I’m thinking about the sojourn again… and as I continue to dig into Celtic spirituality, I find a new word to express it, a wonderful word, perhaps without a linguistic parallel. I picked up Esther De Waal’s The Celtic Way of Prayer: The Recovery of the Religious Imagination at the library, and have begun dipping into it. Let’s skim through chapter 1: Journeying.
The whole idea of the journey is basic to humanity. I think the universality of the image of the quest, the myths of the odyssey or the search for the Holy Grail, the many stories of wandering and exodus. The monastic life has always been that of continual conversion, moving on, the never-ending transformation of the old into the new. …If we say yest to Christ’s call to follow him, our Christian discipleship asks of us to follow a man who had nowhere to lay his head. Christ himself is the Way and his followers are people of the Way. Just as he entered the wilderness, like Moses and the children of Israel, and made his own journey through life to death and resurrection and new life, so that pattern is inescapable for us all. And if in this model we see Christ encountering temptation and hardship, we, his followers, should not expect anything less. This journey will be costly and the celtic tradition never allows us to forget just how costly. It is also surprising and risky, not necessarily following any clear-cut pattern of having some end and goal in view os that the purpose can be clearly established and then followed. For the really significant journey is the interior journey. As Dag Hammarskjöld said, “The longest journey is the journey inward.” It is here that I need help, and this is one of the reasons why I have found it such a source of strength and inspiration on my own journey to look at the Celtic understanding of peregrinatio, a word and concept that is found nowhere else in Christendom.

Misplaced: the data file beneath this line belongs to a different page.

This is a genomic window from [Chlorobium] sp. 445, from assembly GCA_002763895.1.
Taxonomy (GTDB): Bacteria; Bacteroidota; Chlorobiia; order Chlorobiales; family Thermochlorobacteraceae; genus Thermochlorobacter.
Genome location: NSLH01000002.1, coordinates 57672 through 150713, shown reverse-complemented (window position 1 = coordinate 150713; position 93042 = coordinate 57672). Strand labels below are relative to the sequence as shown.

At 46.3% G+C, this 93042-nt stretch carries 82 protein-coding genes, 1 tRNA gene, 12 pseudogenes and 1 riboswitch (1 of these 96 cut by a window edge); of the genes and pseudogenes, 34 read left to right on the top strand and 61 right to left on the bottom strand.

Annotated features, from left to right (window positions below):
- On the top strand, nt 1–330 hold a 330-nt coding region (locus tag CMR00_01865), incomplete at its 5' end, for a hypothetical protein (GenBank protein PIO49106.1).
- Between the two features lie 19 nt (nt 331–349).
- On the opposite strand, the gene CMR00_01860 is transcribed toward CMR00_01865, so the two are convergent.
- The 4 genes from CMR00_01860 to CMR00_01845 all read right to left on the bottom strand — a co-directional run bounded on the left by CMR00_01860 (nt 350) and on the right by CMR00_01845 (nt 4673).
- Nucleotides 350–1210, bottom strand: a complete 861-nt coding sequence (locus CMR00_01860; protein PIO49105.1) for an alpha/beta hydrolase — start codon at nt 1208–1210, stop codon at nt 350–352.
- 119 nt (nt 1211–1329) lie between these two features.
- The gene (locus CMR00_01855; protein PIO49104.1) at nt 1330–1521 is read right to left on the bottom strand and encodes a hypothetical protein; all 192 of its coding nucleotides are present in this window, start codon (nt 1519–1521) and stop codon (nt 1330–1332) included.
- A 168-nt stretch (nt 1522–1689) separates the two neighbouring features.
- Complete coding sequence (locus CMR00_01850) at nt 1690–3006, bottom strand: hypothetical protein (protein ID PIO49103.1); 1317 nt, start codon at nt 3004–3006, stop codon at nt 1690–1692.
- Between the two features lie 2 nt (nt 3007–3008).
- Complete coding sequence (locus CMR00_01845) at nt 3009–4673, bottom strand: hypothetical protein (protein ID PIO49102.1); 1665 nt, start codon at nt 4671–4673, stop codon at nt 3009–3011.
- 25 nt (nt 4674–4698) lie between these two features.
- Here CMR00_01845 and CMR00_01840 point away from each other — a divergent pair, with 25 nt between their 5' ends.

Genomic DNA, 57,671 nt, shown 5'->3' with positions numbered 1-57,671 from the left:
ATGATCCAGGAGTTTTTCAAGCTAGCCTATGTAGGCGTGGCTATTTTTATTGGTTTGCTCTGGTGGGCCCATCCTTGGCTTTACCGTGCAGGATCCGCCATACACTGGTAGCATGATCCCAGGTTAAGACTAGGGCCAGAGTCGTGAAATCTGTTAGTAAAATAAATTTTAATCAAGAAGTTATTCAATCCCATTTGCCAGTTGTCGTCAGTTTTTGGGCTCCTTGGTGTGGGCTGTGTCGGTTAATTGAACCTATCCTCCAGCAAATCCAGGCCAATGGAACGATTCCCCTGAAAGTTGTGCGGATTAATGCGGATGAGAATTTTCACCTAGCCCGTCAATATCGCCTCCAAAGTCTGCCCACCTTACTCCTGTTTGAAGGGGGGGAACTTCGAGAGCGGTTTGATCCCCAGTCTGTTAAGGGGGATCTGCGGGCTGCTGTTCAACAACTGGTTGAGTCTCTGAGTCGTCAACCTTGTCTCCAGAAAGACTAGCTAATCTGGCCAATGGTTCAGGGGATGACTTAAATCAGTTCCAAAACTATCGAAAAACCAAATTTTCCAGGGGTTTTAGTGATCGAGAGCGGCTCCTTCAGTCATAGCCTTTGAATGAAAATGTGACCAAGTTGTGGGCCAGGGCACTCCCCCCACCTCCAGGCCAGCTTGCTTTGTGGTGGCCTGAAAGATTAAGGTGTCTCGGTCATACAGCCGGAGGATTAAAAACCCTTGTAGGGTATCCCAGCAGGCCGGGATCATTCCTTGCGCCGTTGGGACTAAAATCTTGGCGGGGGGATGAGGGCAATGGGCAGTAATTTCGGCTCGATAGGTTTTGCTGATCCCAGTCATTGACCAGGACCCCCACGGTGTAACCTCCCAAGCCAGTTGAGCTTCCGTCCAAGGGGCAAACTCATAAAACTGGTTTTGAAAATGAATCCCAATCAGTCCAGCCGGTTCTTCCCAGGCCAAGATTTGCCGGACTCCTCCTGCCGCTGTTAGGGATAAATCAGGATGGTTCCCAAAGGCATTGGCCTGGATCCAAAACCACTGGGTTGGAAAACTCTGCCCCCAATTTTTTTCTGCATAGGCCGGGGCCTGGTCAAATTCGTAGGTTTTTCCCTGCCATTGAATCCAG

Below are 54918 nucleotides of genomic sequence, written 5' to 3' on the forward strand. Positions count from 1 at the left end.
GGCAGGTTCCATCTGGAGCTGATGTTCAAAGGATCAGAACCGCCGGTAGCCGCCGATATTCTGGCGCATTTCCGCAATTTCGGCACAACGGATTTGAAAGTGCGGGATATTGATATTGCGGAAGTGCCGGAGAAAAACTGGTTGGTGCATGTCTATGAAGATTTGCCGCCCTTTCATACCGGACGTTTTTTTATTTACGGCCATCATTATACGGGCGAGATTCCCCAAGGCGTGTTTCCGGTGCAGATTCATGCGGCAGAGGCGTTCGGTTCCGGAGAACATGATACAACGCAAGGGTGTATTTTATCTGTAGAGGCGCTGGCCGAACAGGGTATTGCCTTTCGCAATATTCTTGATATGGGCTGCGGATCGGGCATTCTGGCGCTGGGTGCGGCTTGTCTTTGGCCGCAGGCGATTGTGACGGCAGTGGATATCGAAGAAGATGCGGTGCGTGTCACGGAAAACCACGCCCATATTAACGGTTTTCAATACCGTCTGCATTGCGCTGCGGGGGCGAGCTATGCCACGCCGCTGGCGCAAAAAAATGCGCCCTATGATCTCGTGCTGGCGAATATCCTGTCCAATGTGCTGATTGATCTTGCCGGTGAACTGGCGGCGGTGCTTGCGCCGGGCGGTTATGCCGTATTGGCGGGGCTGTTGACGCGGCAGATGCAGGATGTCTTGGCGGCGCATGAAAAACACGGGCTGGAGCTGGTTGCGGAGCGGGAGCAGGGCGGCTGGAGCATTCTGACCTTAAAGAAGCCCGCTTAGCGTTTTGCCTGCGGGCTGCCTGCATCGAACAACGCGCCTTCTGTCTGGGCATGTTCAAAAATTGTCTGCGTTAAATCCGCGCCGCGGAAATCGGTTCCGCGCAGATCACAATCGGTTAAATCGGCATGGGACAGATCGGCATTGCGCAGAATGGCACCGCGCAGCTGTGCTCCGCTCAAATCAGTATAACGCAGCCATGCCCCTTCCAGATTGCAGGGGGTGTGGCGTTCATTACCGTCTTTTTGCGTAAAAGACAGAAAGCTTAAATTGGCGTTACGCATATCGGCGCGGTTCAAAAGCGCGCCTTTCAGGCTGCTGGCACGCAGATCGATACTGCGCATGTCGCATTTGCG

The word itself is almost untranslatable, but its essence is caught in the ninth-century story of three Irishmen drifting over the sea from Ireland for seven days, in coracles without oars, coming ashore in Cornwall and then being brought to the court of King Alfred. When he asked them where they had come from and where they were going they answered that they “stole away because we wanted for the love of God to be on pilgrimage, we cared not where.”